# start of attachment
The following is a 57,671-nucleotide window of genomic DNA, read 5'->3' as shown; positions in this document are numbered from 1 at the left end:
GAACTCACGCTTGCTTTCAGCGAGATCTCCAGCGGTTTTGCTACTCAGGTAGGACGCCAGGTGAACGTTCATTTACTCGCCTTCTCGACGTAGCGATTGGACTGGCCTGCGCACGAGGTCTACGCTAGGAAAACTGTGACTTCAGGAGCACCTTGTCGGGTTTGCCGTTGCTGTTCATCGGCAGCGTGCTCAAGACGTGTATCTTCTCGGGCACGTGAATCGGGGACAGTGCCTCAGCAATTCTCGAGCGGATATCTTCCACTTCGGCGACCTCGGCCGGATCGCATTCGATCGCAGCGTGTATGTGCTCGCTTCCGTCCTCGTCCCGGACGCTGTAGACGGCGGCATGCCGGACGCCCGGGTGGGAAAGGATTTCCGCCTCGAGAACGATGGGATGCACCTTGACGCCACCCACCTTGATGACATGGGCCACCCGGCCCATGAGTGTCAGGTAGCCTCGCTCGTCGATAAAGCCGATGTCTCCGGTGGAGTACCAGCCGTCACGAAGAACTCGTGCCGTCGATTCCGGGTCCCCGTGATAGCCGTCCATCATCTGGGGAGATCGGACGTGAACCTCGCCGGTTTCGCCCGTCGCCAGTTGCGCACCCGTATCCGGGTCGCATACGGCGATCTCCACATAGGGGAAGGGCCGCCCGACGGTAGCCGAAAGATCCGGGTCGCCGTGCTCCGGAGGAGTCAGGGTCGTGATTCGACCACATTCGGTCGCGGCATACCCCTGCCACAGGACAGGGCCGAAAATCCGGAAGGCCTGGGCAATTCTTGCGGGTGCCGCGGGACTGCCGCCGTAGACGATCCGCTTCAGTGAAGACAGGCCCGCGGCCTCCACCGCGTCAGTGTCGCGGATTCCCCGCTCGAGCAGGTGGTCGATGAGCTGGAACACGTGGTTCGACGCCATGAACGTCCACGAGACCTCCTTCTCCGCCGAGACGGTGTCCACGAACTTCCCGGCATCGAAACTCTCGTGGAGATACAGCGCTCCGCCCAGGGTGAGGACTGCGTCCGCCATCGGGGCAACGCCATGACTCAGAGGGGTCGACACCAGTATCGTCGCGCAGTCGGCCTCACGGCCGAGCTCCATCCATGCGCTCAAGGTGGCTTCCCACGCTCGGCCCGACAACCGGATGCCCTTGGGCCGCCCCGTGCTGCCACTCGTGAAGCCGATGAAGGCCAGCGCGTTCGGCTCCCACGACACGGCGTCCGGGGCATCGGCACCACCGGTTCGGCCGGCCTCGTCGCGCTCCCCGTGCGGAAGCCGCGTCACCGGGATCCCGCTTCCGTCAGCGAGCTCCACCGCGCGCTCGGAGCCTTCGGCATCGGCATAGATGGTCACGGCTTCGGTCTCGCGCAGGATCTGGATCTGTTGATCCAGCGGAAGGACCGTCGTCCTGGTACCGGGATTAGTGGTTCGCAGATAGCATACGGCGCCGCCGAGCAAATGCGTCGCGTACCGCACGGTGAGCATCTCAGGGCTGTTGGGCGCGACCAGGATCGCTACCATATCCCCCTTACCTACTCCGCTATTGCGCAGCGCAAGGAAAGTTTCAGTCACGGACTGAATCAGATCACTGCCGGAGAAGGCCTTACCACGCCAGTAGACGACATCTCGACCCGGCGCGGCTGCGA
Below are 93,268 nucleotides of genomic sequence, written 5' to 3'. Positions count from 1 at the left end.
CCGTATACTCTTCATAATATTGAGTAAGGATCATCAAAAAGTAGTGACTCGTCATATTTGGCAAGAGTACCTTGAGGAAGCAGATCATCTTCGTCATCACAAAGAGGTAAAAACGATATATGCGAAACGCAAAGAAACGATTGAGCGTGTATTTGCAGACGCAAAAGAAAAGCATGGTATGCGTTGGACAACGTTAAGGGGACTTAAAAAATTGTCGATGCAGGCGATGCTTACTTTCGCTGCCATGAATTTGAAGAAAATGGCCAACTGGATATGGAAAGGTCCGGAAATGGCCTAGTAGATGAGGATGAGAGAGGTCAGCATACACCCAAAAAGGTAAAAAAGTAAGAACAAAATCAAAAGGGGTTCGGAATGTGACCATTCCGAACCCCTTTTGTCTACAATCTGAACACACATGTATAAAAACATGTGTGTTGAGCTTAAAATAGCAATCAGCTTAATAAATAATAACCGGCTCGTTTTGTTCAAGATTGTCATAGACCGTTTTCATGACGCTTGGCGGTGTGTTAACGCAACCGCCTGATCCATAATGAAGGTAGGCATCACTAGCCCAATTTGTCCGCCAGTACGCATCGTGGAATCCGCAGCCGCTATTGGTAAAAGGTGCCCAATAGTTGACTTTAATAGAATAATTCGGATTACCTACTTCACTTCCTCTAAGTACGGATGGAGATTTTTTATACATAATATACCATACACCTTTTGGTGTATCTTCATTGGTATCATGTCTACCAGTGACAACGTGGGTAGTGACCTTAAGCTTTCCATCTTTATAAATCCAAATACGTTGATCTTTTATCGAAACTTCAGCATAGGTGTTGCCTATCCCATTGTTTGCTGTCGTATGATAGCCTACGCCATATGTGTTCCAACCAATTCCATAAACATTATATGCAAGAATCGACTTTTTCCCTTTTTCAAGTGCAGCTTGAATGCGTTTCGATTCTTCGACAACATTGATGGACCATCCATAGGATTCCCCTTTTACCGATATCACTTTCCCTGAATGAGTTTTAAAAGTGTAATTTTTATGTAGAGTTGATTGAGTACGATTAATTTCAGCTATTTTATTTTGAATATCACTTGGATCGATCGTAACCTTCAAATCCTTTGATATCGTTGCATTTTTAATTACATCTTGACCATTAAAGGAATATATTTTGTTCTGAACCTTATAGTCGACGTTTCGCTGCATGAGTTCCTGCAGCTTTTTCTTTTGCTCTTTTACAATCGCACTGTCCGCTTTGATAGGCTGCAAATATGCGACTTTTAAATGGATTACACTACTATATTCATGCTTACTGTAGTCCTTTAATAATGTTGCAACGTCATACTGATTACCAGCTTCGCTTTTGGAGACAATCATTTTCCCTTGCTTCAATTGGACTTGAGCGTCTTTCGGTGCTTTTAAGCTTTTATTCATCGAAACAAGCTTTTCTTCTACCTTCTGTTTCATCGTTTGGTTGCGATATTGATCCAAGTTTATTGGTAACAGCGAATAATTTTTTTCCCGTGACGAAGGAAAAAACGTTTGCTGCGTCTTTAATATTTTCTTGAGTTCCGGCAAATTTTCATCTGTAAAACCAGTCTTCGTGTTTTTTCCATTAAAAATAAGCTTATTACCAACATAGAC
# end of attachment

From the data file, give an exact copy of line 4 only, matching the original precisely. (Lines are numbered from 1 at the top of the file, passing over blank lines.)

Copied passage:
CCGTATACTCTTCATAATATTGAGTAAGGATCATCAAAAAGTAGTGACTCGTCATATTTGGCAAGAGTACCTTGAGGAAGCAGATCATCTTCGTCATCACAAAGAGGTAAAAACGATATATGCGAAACGCAAAGAAACGATTGAGCGTGTATTTGCAGACGCAAAAGAAAAGCATGGTATGCGTTGGACAACGTTAAGGGGACTTAAAAAATTGTCGATGCAGGCGATGCTTACTTTCGCTGCCATGAATTTGAAGAAAATGGCCAACTGGATATGGAAAGGTCCGGAAATGGCCTAGTAGATGAGGATGAGAGAGGTCAGCATACACCCAAAAAGGTAAAAAAGTAAGAACAAAATCAAAAGGGGTTCGGAATGTGACCATTCCGAACCCCTTTTGTCTACAATCTGAACACACATGTATAAAAACATGTGTGTTGAGCTTAAAATAGCAATCAGCTTAATAAATAATAACCGGCTCGTTTTGTTCAAGATTGTCATAGACCGTTTTCATGACGCTTGGCGGTGTGTTAACGCAACCGCCTGATCCATAATGAAGGTAGGCATCACTAGCCCAATTTGTCCGCCAGTACGCATCGTGGAATCCGCAGCCGCTATTGGTAAAAGGTGCCCAATAGTTGACTTTAATAGAATAATTCGGATTACCTACTTCACTTCCTCTAAGTACGGATGGAGATTTTTTATACATAATATACCATACACCTTTTGGTGTATCTTCATTGGTATCATGTCTACCAGTGACAACGTGGGTAGTGACCTTAAGCTTTCCATCTTTATAAATCCAAATACGTTGATCTTTTATCGAAACTTCAGCATAGGTGTTGCCTATCCCATTGTTTGCTGTCGTATGATAGCCTACGCCATATGTGTTCCAACCAATTCCATAAACATTATATGCAAGAATCGACTTTTTCCCTTTTTCAAGTGCAGCTTGAATGCGTTTCGATTCTTCGACAACATTGATGGACCATCCATAGGATTCCCCTTTTACCGATATCACTTTCCCTGAATGAGTTTTAAAAGTGTAATTTTTATGTAGAGTTGATTGAGTACGATTAATTTCAGCTATTTTATTTTGAATATCACTTGGATCGATCGTAACCTTCAAATCCTTTGATATCGTTGCATTTTTAATTACATCTTGACCATTAAAGGAATATATTTTGTTCTGAACCTTATAGTCGACGTTTCGCTGCATGAGTTCCTGCAGCTTTTTCTTTTGCTCTTTTACAATCGCACTGTCCGCTTTGATAGGCTGCAAATATGCGACTTTTAAATGGATTACACTACTATATTCATGCTTACTGTAGTCCTTTAATAATGTTGCAACGTCATACTGATTACCAGCTTCGCTTTTGGAGACAATCATTTTCCCTTGCTTCAATTGGACTTGAGCGTCTTTCGGTGCTTTTAAGCTTTTATTCATCGAAACAAGCTTTTCTTCTACCTTCTGTTTCATCGTTTGGTTGCGATATTGATCCAAGTTTATTGGTAACAGCGAATAATTTTTTTCCCGTGACGAAGGAAAAAACGTTTGCTGCGTCTTTAATATTTTCTTGAGTTCCGGCAAATTTTCATCTGTAAAACCAGTCTTCGTGTTTTTTCCATTAAAAATAAGCTTATTACCAACATAGAC